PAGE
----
The number of jobs in the financial sector that will leave Britain after Brexit has fallen by half compared to the latest six months. According to the latest data, 5000 jobs will be moved from the UK or created outside the country. At the same time, Paris became the most popular city to establish financial positions, shifting the German economic center Frankfurt.
The estimates are improving as some banks have lowered the expected number of jobs to move outside of the UK if the country loses access to the European Union’s single market.
Deutsche Bank, which initially planned to move up to 4,000 positions from London, has shrunk them to less than 200. The same figure was also reported by UBS with earlier expectations of up to 1,500 jobs. Goldman Sachs, in turn, plans to move 500 people compared to the previous estimates for 1,000.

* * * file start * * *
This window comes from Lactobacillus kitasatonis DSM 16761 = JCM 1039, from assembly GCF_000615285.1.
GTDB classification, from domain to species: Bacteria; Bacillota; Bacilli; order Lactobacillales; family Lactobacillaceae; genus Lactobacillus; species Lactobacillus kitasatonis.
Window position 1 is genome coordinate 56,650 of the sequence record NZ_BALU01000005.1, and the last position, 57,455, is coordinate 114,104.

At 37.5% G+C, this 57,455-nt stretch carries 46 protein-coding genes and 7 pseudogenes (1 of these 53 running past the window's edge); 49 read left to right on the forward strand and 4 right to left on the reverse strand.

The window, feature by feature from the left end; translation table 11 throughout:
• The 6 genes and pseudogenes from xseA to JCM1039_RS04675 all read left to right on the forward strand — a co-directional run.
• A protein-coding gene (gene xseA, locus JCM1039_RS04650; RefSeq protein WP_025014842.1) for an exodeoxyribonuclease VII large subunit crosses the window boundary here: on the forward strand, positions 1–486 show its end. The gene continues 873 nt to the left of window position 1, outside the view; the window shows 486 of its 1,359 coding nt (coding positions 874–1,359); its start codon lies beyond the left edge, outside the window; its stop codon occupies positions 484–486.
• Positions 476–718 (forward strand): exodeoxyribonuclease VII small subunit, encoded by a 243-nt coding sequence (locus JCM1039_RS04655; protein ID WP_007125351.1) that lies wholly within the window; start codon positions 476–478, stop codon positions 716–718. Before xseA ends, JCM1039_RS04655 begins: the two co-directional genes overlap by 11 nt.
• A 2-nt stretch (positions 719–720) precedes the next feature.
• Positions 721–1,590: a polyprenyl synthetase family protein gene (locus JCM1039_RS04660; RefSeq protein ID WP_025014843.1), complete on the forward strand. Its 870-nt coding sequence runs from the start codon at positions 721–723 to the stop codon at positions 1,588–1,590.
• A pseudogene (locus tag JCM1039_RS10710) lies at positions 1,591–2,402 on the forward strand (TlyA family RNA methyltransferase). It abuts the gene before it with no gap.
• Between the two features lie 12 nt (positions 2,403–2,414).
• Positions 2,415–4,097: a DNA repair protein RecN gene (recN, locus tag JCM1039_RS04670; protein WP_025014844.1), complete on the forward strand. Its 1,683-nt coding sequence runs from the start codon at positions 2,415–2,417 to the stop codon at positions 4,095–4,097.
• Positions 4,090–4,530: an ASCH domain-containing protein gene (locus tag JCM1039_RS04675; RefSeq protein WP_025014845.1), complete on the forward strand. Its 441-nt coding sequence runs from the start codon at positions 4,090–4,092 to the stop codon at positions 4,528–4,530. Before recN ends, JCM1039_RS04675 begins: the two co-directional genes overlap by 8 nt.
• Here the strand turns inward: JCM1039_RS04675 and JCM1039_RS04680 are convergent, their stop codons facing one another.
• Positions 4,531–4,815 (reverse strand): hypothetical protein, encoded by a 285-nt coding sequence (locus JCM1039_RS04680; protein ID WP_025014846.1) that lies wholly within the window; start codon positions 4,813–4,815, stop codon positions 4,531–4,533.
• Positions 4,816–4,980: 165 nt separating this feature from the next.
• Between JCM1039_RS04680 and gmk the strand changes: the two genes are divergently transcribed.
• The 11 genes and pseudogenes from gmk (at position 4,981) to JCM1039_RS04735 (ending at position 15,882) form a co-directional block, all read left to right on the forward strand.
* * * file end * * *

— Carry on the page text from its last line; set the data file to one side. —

London is expected to continue to be Europe’s largest financial center, at least in the short term. The idea of transferring staff from London was exaggerated, as the city would retain most of the benefits that made it a major financial center.
The September survey found that 10,000 jobs would be relocated or created outside the UK for Brexit until the official exit from the country on March 29, 2019. The data was later confirmed by the British Central Bank.
The future of London as a European financial center remains one of the key issues in the Brexit talks, as it is the largest export sector in the country and the largest source of tax revenue.